The European network IN SITU, an advocate for site-sensivite art, has organised yet another edition of Emerging Spaces, a series of intensive workshops. On paper, the seminar’s opening days in Budapest focused on post-industrial areas, with the ruined but beautiful Csepel Industrial Park as its central location, although the set topic would go through various changes throughout the three days of the workshop.
Let me clarify something right away: the Emerging Spaces series functions as an incubator, so one does not come here to see finished productions, but rather to familiarise with various curated projects, that are at different stages of completion, that sometimes only exist in heads and on paper or maybe in the forms of short presentations. This results in a setting that is at once friendly and practical. The rules are clear: the artists and the programmers that had chosen them, along with a few invited guests, are given a (relatively) strict time frame to present their projects, respectively to respond to questions. Ariane Bieou, the coordinator of IN SITU is quick to enlighten: we are not here to sell or buy any of the productions, nor to form serious verdicts about the projects. At this early and very sensitive phase of creation this safe place makes it possible for professionals coming from various countries and with different cultural backgrounds to form unbiased opinions, while artists are encouraged to share with each other their doubts and questions.
Fortunately, doubts and questions were plentiful, as the three days of intensive work served exactly for these sorts of struggles: for paying close attention to one another, and making the projects approachable for as wide an audience as possible. The applying artists, as we will see, arrived to Csepel with varying backgrounds of theoretical knowledge and with very differing artistic and social interests in community spaces. During the presentations, the professional advisors had often proposed totally new contexts but without ever making the mistake of destroying ideas by imposing their own expectations on them. Instead, they aimed only to alter the structures of the works, opening them out to new perspectives. The artists did not seem too uncompromising either: although there were occasions when the basic concept itself was put to question, the presenters of the projects were usually keen to make use of all meaningful comments.
The presentations in Budapest were refreshingly varied: the projects coming from France, Denmark, Austria, The Netherlands and Hungary would make use of diverse locations and means of arts to reflect on the slightly promising situation of mankind in the 21st century. For this reason it is hard to find a common denominator for the different presentations, although these parallel routes would at times intertwine with each other. The relation between local and global communities, the surfaces of the virtual and the real world, the conflict between the natural and built environment, the juxtaposition of analog and digital thinking, the connection between visual art installations and varied forms of performing arts, and, of course, the sometimes gentle, other times more determined practices of challenging the comfort zone and boundaries of the viewer...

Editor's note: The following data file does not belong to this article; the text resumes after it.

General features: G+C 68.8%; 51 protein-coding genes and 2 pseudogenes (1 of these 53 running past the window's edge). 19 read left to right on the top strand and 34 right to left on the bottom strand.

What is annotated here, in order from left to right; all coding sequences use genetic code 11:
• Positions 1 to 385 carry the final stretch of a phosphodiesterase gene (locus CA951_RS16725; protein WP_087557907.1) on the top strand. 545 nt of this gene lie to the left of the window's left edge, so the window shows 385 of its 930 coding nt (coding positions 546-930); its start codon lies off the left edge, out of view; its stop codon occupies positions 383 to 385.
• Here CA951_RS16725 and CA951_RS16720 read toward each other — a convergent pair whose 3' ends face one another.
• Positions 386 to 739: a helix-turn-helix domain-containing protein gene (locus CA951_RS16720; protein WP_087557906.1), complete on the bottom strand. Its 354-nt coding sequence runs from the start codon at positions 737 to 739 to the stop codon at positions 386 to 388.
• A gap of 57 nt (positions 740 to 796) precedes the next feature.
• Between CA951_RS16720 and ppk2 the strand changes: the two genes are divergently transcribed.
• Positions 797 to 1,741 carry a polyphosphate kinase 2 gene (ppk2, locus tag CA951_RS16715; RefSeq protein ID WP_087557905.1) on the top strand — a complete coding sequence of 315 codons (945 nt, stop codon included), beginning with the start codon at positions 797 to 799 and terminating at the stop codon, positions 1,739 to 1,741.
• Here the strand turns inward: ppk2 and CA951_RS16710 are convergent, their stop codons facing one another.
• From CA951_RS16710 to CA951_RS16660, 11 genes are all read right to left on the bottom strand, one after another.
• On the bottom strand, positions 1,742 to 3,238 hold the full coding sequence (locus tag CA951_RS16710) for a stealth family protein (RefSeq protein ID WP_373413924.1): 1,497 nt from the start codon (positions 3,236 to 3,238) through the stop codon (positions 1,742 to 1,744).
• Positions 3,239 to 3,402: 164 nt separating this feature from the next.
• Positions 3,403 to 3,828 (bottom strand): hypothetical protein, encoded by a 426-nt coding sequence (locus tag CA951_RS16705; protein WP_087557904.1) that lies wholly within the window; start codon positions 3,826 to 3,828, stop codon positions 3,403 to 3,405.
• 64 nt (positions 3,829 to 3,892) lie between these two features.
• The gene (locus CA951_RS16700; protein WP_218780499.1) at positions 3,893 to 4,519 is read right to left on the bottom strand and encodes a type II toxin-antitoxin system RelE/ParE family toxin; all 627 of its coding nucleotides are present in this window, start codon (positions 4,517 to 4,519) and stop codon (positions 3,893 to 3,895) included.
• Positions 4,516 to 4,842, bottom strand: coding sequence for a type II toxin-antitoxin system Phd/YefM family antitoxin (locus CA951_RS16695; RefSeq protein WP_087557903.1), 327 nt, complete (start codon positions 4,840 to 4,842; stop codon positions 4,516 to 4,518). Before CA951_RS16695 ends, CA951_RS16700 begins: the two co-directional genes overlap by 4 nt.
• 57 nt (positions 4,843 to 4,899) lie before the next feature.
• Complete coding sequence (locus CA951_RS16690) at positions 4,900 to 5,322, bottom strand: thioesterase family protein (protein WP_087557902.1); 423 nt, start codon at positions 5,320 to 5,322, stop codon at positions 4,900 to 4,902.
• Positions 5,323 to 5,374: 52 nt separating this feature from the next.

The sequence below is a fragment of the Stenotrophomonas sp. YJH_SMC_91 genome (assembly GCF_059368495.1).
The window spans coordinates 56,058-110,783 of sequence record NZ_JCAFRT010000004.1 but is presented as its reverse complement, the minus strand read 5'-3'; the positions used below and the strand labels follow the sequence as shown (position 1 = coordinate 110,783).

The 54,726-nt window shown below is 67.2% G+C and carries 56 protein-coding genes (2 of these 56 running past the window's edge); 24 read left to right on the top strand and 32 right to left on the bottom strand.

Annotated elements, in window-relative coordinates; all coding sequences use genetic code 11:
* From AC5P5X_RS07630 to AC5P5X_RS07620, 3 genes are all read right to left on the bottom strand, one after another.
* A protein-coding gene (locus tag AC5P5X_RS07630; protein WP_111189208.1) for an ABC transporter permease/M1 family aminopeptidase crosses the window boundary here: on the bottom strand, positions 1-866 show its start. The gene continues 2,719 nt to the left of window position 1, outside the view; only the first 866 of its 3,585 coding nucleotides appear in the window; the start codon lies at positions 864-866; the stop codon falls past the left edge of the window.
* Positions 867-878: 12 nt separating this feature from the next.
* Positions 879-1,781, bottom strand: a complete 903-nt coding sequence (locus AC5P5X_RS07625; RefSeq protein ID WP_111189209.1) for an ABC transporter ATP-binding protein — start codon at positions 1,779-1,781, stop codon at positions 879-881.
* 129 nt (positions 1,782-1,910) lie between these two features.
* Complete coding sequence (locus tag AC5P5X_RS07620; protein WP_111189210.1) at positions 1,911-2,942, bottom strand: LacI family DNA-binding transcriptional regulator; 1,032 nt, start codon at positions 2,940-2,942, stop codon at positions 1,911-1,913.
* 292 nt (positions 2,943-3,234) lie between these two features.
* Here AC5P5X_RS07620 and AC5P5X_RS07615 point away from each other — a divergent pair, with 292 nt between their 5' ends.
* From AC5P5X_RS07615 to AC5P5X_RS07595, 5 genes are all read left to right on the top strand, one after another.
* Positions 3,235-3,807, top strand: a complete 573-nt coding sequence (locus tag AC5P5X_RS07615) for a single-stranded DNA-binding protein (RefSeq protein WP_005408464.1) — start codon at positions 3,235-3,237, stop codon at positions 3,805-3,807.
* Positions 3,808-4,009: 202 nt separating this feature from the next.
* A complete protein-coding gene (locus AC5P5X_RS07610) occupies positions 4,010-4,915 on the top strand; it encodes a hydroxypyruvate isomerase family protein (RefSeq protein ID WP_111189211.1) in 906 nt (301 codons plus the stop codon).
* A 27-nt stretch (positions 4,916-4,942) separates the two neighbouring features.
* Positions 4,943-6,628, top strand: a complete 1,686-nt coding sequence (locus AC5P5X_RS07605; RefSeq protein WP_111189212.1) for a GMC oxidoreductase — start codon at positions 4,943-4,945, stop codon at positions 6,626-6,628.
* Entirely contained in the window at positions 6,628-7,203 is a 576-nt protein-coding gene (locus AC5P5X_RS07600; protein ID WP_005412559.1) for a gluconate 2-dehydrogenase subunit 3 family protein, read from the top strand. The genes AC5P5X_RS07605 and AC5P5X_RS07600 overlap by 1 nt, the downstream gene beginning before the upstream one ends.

The project of the Danish artist, Elle-Mie Ejdrup Hansen is probably the greatest in its scale. Ejdrup Hansen is the author of Peace Sculpture, a monumental memorial that consisted of a laser light running along the coast of the Danish seashore. Her new work, A European Symphony aims to showcase the voice of 2017 European citizens. This new project is also based on the interaction of the (urban) landscape, the soundscape of voices of the city and region and light. The work centres around a seemingly simple question: who are we as Europeans? A question that is still and once again urgent, one that has no right answers, because all the answers would be more or less plausible. If there is something that entitles us to be full members of this continent of 500 million, then that is the quality of our actions and of our existence. Only the art that is sensitive to changes can truly reflect on the concept and history of what it means to be European: Ejdrup Hansen’s plan is to ask authors for short texts on set topics, then record everyday people reading these texts. From the resulting vast digital archive, composers would form the new Symphony of a Thousand. The result: a carnivalesque atmosphere of identities and cultures with almost an infinite number of possible answers. The symphonic poem made from the recorded audio material would travel around Europe, where passers-by are invited to listen into the stream of Europeanness. The main question is one that we hardly dare to ask in the second decade of the 21st century: will the Ode to Joy ultimately triumph over cacophony?
Collectief Walden was represented by the Dutch artist Thomas Lamers. The group is a true implementer of Henry David Thoreau’s thoughts on nature and its relation to the human condition: here a philosopher and a biologist, a mime artist, a theatre scholar and a dramaturg work peacefully together. Their experiments, driven by an ecological mindset, are attempts to reconcile theory with practice, but also to promote a very resolute set of values, namely that of the harmony between the landscapes built by nature and men. One of their memorable projects was Borderline in 2014 in which they focused on the forms of co-habitation between industry and nature: they spectacularly intervened into a former factory seized by nature by literally turning a tree upside down, using merely the force of their hands. Their project Windstilleven focuses both on the self-organised and the artificial rejuvenation of the natural landscape. Their plan takes them to the windy shores of the Dutch island Terschelling, where they would install a surprising object, a large camera obscura between the ever-changing sand dunes. The viewers would then arrive in small groups and would be taken to a place that temporarily shields them from the wind, from where they would be able to witness an unusual sight of the world, and vice versa. The transitory habitants of the dunes are offered a special occasion to reflect on the nature of time and the time of nature in the coordinate system of ephemerality and (re)birth.